Prithviraj Chauhan I was succeeded by his son Ajayraj Chauhan* who constructed the Ajmer Fort near the holy pilgrimage center of Pushkar between 1110 and 1113 AD. The site commanded a strategic gap in the Taragarh Hills of Aravalli — to the west was Sambhar and the trade routes leading to the southern ports, while to the east was the fertile basin of the River Ganga and its tributaries. This hill-fort was named Ajay-meru (Ajay's hill), which with the passage of time was pronounced Ajmer, and which became the site for a new capital city for the Chauhans. 

* - He was the great grandfather of Emperor Prithviraj Chauhan III (died 1192) , one of the most celebrated warriors of this land.

Earlier the capital was Sambhar. The capital was shifted due to increasing activities of Turkish invaders during Ajayraj Chauhan's reign. He is credited for repelling the Turks during the initial part of his reign, though he suffered reverses later. Sultan Bahram Shah of Ghazni increased his activity during this time and took careful measures by appointing governors for special tasks in 1112 AD. The town of Nagaur was under Ajayraj's occupation till 1121 AD. Though Ajayraj was able to maintain his independence and resist the invasions of the Turks, he lost Nagaur after 1121 AD and could not capture it back.

His reign is regarded as a glorious phase for women of the Chauhan dynasty. There are silver coins issued in the name of his wife Somaldevi. Women of the Chauhan dynasty were involved in public welfare and the repair of temples. { Journal of Asiatic Society, 1909-10, Pg-57 }

Like his father, Ajayraj Chauhan was also liberal in religious outlook and patronized the Jains in his court, despite being a Shaivite*. He held religious discussions in his court among the Shvetambar and Digamber sects of Jains.

* - Like the Rajputs of Mewar, the Chauhans also held Lord Shiva / EkLinga Ji in high esteem.

Engraving of the hill fort and town of Ajmer (Ajaimeru), by Edward Francis Finden (1791-1857) and Patrick Young Waugh (1788-1929).
The town of Ajmer is situated next to the Ana Sagar Lake at the foot of Taragarh Hill, which rises 870 metres above sea level. The Fort at Ajmer is a rectangular fortress with large corner bastions and thick walls that were built by Ajairaj Chauhan in the early 12th century, when the city became the capital of the Chauhan Rajputs. It was sacked by Muhammad Ghori in 1193 and later came under the control of the rulers of Mewar, followed by the rulers of Malwa before it was annexed by the Mughal Emperor Akbar. After the collapse of the Mughal Empire the city fell to Jodhpur, then to the Marathas before it was annexed by the British in 1818. Courtesy : British Library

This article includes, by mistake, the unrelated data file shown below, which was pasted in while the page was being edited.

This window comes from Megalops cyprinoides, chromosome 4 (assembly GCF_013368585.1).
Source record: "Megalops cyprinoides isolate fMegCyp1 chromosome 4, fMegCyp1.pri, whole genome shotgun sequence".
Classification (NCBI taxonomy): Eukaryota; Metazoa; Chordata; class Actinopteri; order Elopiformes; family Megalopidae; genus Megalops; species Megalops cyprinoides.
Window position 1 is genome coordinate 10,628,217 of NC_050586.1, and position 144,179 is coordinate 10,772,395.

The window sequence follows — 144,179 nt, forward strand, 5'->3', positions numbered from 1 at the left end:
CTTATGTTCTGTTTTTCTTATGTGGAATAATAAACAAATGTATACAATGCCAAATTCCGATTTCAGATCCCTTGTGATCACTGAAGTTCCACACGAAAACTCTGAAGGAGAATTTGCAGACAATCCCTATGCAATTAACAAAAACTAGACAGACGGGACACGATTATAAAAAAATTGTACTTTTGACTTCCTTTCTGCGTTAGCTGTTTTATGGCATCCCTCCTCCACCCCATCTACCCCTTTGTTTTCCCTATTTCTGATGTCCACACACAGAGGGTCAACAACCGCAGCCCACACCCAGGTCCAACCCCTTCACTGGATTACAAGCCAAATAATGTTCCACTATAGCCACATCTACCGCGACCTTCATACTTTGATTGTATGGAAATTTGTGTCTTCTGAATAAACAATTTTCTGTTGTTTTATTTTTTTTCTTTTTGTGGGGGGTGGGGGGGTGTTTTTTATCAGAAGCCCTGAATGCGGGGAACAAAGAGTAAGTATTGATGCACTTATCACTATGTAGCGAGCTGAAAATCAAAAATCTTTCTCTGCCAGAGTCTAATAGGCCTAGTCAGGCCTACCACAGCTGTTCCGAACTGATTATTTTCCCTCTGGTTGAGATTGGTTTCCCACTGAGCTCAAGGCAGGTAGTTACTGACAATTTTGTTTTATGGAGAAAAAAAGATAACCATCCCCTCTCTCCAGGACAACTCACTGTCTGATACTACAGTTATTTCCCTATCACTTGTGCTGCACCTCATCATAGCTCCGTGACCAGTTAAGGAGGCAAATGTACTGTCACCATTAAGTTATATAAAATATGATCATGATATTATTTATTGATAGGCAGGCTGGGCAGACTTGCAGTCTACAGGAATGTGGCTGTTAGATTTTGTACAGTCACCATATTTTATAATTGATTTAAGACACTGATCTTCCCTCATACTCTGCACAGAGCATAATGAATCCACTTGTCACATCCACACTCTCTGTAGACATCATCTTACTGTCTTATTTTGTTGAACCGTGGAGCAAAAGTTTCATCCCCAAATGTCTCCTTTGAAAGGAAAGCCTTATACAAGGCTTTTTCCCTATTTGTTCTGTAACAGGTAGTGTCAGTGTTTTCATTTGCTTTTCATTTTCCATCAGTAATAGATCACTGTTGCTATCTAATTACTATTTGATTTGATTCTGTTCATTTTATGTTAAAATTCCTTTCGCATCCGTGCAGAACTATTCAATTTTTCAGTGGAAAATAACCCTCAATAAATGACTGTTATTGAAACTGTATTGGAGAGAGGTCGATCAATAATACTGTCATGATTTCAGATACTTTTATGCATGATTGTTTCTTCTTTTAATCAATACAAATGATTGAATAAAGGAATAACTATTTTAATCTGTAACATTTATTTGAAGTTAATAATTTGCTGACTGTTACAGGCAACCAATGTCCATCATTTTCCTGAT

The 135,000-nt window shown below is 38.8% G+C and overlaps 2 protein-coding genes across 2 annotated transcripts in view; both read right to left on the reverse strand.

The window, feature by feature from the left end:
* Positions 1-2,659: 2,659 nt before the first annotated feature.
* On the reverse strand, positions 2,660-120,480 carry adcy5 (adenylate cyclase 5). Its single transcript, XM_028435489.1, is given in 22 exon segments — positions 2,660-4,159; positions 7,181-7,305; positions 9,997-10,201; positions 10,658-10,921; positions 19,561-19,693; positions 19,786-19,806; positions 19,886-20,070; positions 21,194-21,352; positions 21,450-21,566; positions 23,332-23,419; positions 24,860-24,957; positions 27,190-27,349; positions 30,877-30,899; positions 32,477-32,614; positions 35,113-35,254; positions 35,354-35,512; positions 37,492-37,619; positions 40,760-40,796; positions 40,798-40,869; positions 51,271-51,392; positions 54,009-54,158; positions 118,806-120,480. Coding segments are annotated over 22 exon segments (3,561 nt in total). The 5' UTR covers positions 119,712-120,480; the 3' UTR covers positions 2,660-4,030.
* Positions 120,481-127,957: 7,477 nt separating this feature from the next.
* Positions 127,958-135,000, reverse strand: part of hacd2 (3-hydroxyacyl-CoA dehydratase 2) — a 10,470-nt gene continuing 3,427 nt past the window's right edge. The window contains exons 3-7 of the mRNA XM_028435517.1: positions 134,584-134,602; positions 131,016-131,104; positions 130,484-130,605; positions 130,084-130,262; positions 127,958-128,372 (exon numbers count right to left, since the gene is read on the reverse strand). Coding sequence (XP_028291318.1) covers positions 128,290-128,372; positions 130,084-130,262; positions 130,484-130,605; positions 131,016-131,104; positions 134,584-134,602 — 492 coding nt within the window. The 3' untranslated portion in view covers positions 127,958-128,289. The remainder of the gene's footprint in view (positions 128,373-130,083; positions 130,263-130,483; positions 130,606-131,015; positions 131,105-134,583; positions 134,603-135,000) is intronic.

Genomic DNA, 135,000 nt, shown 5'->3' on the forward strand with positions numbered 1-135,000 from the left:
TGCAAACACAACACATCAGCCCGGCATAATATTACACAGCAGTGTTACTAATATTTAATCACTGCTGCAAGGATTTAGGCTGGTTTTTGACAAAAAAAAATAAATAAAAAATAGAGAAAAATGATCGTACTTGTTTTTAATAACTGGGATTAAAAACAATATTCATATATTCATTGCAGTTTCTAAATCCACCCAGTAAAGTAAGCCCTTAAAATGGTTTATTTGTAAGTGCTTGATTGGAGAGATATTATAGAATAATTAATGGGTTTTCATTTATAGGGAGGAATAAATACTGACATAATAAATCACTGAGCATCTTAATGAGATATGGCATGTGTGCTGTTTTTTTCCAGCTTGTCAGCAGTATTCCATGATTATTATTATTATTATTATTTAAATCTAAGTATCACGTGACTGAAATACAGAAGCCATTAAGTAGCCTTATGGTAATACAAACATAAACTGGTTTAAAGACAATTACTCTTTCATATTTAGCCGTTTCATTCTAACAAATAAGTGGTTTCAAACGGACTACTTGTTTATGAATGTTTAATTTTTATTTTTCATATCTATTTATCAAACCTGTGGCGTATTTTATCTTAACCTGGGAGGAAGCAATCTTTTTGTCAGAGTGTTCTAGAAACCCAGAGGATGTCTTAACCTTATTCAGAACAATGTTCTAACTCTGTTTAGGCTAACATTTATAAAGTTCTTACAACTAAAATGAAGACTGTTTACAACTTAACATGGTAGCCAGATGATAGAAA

Picture taken from the TOPMOST point of the Taragarh Hill Fort of Chauhans, at Ajmer

1134-51 AD: Arnoraja Chauhan

Ajayraj Chauhan was succeeded by his celebrated son - Arnoraja Chauhan who made the destruction of Turks his sole objective. 

His reign marked the decisive and humiliating defeat of invading forces of Ghazni at the doors of the Chauhan capital of Ajmer; the Turkish commander fled from the battlefield & a large number of Turkish soldiers were massacred in the war against Emperor Arnoraja Chauhan*. 

* - He was the grandfather of Emperor Prithviraj Chauhan III, one of the most celebrated warriors of this land.

The victory was so huge that it was celebrated for many days in the city of Ajmer. This was the worst ever defeat of the Turkish armies in Hindustan since their advent in 712 AD. The war was so fierce that the sands of Ajmer were turned red with blood, according to accounts. Excellent details of this war are preserved in the Ajmer Museum, Rajasthan from contemporary inscriptions. 

View of Ajmer City with Taragarh Hills in the Background. Note the steps carved on the hills to reach the Chauhan Fort of Ajaimeru. Courtesy : British Library

Photograph of the Taragarh Fort walls and Gate at Ajmer, taken by O.S. Baudesson in the 1880s. On the highest point of Taragarh fort stands the Dargah of Syed Hussian who was the governor of Ajmer after its conquest by Sultan Shahabuddin Ghori in 1192 AD. When the Chauhans launched a counter assault (explained later in the post) to re-conquer Ajmer, Syed Hussain was slain. Later, his Dargah was built here, when the Turks again re-conquered Ajmer from the Chauhans. This picture has been taken from the Archaeological Survey of India Collections.

1153-64 AD: Vigharaja Chauhan